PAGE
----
by clicking the arrows at the side of the page, or by using the toolbar.
by clicking anywhere on the page.
by dragging the page around when zoomed in.
by clicking anywhere on the page when zoomed in.
web sites or send emails by clicking on hyperlinks.
Email this page to a friend
Search this issue
Index - jump to page or section
Archive - view past issues
FLEXO Magazine : October 2011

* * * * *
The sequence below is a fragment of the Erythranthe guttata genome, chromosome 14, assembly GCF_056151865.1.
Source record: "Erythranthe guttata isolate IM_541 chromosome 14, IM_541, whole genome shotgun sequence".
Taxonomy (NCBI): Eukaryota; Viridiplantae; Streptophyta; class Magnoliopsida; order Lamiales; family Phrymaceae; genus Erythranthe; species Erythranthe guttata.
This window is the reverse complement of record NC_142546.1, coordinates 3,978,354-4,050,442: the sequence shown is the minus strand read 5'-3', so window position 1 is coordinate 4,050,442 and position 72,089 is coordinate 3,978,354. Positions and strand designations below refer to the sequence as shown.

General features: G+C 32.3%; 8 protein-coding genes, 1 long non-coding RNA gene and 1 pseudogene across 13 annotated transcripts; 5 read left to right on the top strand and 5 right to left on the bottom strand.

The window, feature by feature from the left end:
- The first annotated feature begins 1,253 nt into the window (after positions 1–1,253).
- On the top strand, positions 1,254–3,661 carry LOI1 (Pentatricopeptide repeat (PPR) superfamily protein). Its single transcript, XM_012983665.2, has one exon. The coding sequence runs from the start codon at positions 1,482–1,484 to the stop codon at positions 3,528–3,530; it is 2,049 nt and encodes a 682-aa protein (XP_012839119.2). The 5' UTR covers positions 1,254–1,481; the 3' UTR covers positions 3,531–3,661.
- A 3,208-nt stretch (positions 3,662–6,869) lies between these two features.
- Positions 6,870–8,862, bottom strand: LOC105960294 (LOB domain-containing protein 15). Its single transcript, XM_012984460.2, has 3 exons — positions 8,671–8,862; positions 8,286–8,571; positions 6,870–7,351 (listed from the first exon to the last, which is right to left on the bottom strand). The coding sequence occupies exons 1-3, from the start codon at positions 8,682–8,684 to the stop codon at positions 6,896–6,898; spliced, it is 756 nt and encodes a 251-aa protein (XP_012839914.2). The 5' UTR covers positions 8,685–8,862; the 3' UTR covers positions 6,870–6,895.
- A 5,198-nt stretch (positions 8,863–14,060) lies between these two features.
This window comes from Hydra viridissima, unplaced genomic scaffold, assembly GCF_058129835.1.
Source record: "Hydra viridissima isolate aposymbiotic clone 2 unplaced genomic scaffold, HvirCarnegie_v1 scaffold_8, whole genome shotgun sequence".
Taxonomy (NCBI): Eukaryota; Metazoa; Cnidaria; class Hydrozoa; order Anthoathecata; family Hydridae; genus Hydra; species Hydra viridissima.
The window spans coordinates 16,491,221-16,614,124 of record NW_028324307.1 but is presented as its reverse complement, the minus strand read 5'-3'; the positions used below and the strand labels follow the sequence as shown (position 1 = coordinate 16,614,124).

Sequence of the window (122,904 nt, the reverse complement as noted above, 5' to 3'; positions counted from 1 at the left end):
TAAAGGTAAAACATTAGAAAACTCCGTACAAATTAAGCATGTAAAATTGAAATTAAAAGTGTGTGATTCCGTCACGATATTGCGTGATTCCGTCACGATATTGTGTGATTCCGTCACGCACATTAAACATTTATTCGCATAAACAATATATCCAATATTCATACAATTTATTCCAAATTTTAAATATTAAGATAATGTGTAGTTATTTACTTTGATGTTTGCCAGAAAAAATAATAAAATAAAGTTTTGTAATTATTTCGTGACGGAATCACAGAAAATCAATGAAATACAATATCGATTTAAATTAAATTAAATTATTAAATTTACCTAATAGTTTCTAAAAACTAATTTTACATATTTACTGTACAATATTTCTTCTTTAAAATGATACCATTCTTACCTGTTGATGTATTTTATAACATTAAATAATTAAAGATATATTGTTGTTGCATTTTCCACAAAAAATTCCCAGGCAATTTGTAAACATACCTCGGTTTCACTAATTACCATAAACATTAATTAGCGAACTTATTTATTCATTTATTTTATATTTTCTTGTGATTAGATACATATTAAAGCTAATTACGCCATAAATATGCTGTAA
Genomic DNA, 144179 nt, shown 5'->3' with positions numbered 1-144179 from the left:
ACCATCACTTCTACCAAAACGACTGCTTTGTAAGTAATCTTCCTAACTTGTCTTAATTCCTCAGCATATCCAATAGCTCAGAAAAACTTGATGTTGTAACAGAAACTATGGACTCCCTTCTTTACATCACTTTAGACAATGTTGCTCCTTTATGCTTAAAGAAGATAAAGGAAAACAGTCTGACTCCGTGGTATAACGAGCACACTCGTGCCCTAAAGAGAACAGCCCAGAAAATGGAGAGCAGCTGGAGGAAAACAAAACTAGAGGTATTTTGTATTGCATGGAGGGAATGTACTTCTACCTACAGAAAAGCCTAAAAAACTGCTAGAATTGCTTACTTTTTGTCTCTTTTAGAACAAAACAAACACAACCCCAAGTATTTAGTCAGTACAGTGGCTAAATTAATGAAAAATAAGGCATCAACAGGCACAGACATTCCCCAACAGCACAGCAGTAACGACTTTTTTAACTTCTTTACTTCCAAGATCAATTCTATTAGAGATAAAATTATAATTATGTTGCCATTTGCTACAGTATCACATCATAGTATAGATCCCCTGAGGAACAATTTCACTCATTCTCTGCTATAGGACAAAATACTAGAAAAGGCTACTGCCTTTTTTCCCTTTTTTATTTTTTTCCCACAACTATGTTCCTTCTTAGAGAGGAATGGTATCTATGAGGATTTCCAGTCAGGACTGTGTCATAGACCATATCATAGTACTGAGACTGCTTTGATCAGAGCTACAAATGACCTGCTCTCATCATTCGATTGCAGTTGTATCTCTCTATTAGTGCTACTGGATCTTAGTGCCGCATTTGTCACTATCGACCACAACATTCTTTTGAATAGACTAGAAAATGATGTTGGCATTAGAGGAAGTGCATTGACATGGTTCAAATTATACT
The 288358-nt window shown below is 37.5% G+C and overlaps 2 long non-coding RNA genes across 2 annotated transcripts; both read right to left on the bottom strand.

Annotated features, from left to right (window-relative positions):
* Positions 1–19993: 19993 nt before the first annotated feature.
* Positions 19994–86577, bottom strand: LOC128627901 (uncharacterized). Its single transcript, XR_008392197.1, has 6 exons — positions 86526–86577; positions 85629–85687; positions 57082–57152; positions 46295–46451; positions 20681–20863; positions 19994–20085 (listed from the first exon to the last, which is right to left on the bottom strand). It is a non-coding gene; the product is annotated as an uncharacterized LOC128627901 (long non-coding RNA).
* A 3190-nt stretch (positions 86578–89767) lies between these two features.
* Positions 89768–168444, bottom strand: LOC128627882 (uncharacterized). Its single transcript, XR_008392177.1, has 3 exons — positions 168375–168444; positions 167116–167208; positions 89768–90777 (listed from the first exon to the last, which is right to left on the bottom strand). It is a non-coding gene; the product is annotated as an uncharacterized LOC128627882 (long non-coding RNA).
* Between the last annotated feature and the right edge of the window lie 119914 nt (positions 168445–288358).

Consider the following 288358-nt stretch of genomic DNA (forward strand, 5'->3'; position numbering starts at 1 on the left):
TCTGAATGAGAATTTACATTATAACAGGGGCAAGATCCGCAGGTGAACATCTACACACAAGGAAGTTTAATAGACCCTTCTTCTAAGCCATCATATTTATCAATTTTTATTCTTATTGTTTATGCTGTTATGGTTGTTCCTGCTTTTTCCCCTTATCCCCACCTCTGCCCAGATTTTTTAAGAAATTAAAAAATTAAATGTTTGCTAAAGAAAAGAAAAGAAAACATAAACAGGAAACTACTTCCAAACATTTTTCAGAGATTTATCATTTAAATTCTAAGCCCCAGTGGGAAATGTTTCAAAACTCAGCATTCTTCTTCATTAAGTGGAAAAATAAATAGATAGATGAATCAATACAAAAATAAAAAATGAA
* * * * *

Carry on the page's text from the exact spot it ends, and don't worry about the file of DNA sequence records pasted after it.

Most image types allow embedding of ICC profiles to describe what they are intended to look like or where they are expected to end up. Understanding how customers create their files and if they embed profiles will go a long way in developing color communication. If your prepress department opens each digital file and verifies the resolution, scaling, orientation and other important aspects of the file, why not start “tagging” or embedding the information via an ICC profile at that point? The file is already open and the elements are already being previewed. In these cases, it may make sense to perform a color space transfor- mation at the application level. The issue to remember with performing color space transformations within the applica- tions is that we are creating device specific documents. We would need one document for Press A on styrene and one document for Press A on poly. That is not very efficient. With that said, consider “tagging” or embedding a com- mon RGB, CMYK, or other color space profile as our common denominator space. That might be one of our presses on the most commonly used press stock, or a common space based on an industry guideline such as GRACoL Coated 1, SWOP 3 or SWOP 5. These datasets were created for commercial printing, but additional datasets are being developed for packaging as well. If all of our digital elements were tagged in a common color space, we could perform the final color space transfor- mations at the RIP. A profile can be embedded in the saved image. When working in a page layout program, such as Adobe InDesign CS5, it is possible to define the preferred color spaces for the document. Many locations have moved to a PDF workflow, where the page layout, including illustrations and images, is saved as a PDF from the workflow application. PDF presets can be used to perform the color space transfor- mation of the digital content to the preferred color space. Once the files have been prepared for output and saved, the RIP is used to send information to all of the digital output devices. This includes your imagesetter, CTP device or any other digital output devices. By using the RIP, you have a single point of control over your output. It has been optimized toward an RGB, CMYK, or other color space; which has been assigned or applied within the applications during content creation, preflighting, or file prep. For example, your location could configure all of the RGB elements toward a common RGB color space, and all of the CMYK elements toward a common CMYK color space. With that standardization applied, the RIP can be used to perform the color space transformation to each desired press and substrate condition, as well as creating inkjet proofs that will predict the output of the press on the various substrates. n About the Author: Roy Bohnen is a proofing specialist for Epson America. Roy has been evangelizing and teaching the concepts of ICC since 1994. His presentation on the role of ICC Profiles in the Workflow, was included in the Optimizing FLEXO Color Profiles session at FTA’s 2011 Fall Conference: Color in Focus. Illustration 4: Note the differences in the media white point in the absolute rendering intent on the left, versus the relative colorimetric intent on the right. 90 FLEXO october 2011 www.flexography.org